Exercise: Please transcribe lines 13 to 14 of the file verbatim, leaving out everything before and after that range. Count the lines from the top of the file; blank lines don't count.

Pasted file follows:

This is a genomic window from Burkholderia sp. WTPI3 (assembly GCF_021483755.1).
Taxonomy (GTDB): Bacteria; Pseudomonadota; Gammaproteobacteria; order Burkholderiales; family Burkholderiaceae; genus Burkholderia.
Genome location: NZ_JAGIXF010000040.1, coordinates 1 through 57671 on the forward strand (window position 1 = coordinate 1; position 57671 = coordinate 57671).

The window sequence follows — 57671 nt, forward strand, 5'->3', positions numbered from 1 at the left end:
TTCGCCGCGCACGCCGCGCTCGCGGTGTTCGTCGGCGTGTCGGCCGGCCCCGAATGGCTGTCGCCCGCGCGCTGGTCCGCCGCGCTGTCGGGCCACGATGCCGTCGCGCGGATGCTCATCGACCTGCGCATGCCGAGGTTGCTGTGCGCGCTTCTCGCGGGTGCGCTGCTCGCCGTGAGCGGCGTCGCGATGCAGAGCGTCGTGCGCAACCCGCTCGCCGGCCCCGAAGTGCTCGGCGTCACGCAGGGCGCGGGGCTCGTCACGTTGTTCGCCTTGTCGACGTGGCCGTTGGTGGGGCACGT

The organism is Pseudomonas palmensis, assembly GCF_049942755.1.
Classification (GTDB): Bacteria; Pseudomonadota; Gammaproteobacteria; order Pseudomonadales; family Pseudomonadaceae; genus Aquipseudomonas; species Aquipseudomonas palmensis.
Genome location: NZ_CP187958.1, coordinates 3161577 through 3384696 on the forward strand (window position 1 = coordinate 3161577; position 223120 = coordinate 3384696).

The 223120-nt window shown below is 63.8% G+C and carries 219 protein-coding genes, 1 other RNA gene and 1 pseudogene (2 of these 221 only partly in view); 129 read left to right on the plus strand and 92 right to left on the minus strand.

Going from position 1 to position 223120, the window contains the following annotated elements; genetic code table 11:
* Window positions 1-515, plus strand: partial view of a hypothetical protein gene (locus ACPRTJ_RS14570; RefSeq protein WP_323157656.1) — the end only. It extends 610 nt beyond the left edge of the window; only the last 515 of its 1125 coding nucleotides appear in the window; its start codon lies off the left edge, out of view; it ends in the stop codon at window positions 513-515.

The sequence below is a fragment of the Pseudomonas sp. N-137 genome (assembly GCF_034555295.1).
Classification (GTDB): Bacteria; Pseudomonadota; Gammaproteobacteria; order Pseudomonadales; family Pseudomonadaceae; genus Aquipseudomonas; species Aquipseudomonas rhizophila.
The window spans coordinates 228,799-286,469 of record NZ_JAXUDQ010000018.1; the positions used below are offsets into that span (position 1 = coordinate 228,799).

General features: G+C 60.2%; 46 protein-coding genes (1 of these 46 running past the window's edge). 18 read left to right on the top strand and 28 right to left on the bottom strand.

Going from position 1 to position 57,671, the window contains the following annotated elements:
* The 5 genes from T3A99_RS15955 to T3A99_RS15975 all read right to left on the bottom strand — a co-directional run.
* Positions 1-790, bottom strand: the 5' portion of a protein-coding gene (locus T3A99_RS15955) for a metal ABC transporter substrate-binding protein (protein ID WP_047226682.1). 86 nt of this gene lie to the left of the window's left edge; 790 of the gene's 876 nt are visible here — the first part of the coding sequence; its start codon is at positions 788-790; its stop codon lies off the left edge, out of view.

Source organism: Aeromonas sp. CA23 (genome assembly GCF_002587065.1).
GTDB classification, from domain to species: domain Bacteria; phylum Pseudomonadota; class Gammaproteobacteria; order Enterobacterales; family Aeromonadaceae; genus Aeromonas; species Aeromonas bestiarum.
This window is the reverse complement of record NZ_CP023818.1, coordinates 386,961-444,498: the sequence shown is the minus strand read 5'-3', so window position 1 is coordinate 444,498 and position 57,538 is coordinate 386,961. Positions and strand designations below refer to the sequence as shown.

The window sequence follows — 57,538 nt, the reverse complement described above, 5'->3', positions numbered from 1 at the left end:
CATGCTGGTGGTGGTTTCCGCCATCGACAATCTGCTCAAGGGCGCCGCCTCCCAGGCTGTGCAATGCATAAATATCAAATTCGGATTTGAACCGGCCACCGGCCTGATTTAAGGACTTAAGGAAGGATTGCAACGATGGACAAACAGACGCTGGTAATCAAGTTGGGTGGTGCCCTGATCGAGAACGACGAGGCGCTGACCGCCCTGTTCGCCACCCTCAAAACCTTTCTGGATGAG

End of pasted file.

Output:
Classification (GTDB): Bacteria; Pseudomonadota; Gammaproteobacteria; order Pseudomonadales; family Pseudomonadaceae; genus Aquipseudomonas; species Aquipseudomonas rhizophila.
The window spans coordinates 228,799-286,469 of record NZ_JAXUDQ010000018.1; the positions used below are offsets into that span (position 1 = coordinate 228,799).